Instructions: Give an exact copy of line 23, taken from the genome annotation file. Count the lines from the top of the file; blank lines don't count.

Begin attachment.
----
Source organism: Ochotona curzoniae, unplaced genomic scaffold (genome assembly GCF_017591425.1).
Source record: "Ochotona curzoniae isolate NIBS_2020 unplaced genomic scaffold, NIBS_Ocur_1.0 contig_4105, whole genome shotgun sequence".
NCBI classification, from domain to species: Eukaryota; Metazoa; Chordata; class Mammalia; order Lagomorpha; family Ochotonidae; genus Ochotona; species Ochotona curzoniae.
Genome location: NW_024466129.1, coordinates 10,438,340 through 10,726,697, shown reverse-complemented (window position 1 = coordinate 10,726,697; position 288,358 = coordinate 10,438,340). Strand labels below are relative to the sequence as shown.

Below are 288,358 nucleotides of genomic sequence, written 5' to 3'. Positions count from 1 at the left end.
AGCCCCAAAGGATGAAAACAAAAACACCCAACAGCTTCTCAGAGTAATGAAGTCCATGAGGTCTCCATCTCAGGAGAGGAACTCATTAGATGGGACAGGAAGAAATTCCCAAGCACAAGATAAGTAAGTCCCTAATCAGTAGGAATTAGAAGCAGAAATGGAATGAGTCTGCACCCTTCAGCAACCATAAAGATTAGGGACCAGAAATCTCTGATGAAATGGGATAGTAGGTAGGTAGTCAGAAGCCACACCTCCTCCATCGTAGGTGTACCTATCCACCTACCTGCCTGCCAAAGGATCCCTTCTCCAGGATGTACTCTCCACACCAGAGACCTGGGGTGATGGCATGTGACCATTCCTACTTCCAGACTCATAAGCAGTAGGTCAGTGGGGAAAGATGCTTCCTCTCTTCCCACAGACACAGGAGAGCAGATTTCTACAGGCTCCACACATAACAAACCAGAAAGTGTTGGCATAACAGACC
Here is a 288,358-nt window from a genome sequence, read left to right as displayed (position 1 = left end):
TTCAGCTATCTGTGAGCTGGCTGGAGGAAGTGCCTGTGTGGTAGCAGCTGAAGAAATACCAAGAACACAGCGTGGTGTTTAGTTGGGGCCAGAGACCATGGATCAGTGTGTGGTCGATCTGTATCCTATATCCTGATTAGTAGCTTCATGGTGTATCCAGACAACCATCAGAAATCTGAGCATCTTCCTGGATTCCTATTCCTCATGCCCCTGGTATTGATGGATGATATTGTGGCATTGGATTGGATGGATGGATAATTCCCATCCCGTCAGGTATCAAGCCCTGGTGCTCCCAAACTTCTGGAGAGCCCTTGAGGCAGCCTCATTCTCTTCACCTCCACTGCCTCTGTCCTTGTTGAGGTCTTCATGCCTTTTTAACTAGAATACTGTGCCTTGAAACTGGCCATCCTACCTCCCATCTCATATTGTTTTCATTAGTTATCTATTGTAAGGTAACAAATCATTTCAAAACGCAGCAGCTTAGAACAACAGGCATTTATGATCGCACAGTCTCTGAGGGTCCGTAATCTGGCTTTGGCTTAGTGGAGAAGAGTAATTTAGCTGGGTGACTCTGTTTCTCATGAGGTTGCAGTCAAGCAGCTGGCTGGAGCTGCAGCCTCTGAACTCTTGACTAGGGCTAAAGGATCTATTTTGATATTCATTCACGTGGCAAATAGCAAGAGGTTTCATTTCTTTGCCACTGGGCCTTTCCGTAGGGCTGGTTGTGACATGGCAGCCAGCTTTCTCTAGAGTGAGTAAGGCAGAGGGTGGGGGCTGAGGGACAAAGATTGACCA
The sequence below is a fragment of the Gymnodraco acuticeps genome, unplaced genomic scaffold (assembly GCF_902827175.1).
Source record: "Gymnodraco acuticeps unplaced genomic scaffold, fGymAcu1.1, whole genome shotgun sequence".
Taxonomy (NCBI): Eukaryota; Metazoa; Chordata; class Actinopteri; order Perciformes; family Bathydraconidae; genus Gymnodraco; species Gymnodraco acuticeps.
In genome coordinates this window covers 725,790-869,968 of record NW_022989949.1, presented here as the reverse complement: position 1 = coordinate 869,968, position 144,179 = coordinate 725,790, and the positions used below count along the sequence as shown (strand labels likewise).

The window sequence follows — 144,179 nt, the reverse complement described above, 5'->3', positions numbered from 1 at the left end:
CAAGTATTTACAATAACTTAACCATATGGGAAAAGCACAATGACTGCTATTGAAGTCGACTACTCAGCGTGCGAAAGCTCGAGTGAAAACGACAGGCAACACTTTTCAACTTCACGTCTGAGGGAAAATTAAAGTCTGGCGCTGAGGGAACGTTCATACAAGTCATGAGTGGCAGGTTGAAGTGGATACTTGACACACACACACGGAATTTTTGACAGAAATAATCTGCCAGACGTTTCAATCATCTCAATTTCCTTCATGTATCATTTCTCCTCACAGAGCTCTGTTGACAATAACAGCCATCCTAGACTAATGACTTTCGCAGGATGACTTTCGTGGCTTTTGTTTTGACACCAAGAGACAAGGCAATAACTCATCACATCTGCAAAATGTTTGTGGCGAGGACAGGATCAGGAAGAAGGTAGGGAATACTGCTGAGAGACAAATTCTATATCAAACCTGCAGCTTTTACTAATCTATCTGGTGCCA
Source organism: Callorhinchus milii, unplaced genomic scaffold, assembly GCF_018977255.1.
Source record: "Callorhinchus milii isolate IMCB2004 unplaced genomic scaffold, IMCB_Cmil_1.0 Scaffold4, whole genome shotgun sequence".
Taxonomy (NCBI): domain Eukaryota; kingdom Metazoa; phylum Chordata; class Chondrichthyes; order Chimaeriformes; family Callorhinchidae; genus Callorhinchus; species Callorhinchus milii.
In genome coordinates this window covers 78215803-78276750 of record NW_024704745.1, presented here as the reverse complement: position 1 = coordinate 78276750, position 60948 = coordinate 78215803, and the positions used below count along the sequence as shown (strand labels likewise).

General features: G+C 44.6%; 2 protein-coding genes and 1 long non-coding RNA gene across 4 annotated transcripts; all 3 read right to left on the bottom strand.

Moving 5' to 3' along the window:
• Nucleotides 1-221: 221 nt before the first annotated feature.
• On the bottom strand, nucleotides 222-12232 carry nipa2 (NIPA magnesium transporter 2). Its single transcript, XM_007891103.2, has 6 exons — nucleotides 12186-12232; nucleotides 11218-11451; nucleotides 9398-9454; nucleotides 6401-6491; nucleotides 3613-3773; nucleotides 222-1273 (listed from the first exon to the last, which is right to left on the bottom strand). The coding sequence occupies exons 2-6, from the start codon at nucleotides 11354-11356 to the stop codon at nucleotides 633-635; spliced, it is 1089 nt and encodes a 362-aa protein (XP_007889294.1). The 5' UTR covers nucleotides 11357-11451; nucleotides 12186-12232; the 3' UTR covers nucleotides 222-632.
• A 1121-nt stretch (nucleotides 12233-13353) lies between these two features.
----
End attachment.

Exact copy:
• A 1121-nt stretch (nucleotides 12233-13353) lies between these two features.